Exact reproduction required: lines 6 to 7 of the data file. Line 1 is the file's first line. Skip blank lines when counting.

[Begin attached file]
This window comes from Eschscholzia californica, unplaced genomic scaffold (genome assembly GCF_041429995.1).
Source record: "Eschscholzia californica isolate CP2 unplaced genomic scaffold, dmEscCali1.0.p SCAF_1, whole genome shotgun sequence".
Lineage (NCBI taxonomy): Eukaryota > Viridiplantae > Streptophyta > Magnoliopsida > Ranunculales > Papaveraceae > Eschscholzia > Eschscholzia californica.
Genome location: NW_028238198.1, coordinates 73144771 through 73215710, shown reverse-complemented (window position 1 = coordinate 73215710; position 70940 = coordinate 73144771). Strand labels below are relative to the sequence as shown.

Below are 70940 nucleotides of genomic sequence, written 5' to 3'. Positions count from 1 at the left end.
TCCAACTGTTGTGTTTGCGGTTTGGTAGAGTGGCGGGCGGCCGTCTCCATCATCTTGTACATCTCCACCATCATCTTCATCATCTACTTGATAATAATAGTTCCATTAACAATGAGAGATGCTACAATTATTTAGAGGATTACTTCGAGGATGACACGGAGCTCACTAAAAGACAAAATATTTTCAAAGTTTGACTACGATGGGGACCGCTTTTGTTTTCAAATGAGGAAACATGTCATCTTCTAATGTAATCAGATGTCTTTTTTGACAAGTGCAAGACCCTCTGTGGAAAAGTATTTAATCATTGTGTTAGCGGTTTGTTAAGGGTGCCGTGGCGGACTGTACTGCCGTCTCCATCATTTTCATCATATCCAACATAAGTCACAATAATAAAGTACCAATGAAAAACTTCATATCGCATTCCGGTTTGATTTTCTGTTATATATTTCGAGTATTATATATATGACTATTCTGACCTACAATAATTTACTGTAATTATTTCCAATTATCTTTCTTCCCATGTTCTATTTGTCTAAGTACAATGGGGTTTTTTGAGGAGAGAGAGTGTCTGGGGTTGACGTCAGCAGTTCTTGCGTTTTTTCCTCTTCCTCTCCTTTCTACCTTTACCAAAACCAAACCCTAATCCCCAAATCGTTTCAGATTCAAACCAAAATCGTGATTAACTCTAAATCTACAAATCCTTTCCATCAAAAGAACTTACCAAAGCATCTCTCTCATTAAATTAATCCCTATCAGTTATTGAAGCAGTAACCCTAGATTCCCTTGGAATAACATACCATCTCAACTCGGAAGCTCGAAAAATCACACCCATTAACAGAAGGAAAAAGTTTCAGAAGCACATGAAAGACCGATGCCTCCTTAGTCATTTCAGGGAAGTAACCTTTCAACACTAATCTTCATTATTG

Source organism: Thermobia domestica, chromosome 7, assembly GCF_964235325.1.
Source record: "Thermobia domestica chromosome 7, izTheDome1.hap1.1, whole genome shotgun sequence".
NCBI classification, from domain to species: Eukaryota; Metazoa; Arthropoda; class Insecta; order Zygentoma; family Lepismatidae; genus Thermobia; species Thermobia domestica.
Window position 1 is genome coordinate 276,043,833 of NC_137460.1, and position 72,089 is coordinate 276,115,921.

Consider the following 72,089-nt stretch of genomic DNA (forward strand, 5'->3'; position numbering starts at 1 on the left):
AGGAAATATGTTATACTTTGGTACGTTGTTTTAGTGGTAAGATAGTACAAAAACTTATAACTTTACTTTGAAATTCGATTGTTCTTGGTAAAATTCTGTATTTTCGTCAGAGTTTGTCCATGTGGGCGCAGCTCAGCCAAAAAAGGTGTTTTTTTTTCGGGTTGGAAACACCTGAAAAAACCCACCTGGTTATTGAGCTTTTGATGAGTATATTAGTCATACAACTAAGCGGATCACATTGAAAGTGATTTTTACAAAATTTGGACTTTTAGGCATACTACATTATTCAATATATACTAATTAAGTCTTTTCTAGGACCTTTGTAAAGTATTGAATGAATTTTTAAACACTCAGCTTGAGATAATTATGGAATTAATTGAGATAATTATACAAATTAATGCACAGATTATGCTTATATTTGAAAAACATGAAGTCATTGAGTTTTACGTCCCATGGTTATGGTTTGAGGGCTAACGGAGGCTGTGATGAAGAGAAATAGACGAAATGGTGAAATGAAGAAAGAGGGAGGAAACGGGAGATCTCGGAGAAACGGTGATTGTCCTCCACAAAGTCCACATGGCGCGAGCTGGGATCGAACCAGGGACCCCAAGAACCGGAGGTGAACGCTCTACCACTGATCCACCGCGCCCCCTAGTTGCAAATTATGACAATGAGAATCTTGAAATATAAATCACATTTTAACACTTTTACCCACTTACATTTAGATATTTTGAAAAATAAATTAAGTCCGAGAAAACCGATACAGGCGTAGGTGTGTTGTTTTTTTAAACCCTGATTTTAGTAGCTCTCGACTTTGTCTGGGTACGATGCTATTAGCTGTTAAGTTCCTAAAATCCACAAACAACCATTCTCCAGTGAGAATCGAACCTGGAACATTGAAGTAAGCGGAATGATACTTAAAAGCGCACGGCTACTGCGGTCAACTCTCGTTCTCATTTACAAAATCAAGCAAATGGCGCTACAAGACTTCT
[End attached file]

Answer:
TCCAACTGTTGTGTTTGCGGTTTGGTAGAGTGGCGGGCGGCCGTCTCCATCATCTTGTACATCTCCACCATCATCTTCATCATCTACTTGATAATAATAGTTCCATTAACAATGAGAGATGCTACAATTATTTAGAGGATTACTTCGAGGATGACACGGAGCTCACTAAAAGACAAAATATTTTCAAAGTTTGACTACGATGGGGACCGCTTTTGTTTTCAAATGAGGAAACATGTCATCTTCTAATGTAATCAGATGTCTTTTTTGACAAGTGCAAGACCCTCTGTGGAAAAGTATTTAATCATTGTGTTAGCGGTTTGTTAAGGGTGCCGTGGCGGACTGTACTGCCGTCTCCATCATTTTCATCATATCCAACATAAGTCACAATAATAAAGTACCAATGAAAAACTTCATATCGCATTCCGGTTTGATTTTCTGTTATATATTTCGAGTATTATATATATGACTATTCTGACCTACAATAATTTACTGTAATTATTTCCAATTATCTTTCTTCCCATGTTCTATTTGTCTAAGTACAATGGGGTTTTTTGAGGAGAGAGAGTGTCTGGGGTTGACGTCAGCAGTTCTTGCGTTTTTTCCTCTTCCTCTCCTTTCTACCTTTACCAAAACCAAACCCTAATCCCCAAATCGTTTCAGATTCAAACCAAAATCGTGATTAACTCTAAATCTACAAATCCTTTCCATCAAAAGAACTTACCAAAGCATCTCTCTCATTAAATTAATCCCTATCAGTTATTGAAGCAGTAACCCTAGATTCCCTTGGAATAACATACCATCTCAACTCGGAAGCTCGAAAAATCACACCCATTAACAGAAGGAAAAAGTTTCAGAAGCACATGAAAGACCGATGCCTCCTTAGTCATTTCAGGGAAGTAACCTTTCAACACTAATCTTCATTATTG

Source organism: Thermobia domestica, chromosome 7, assembly GCF_964235325.1.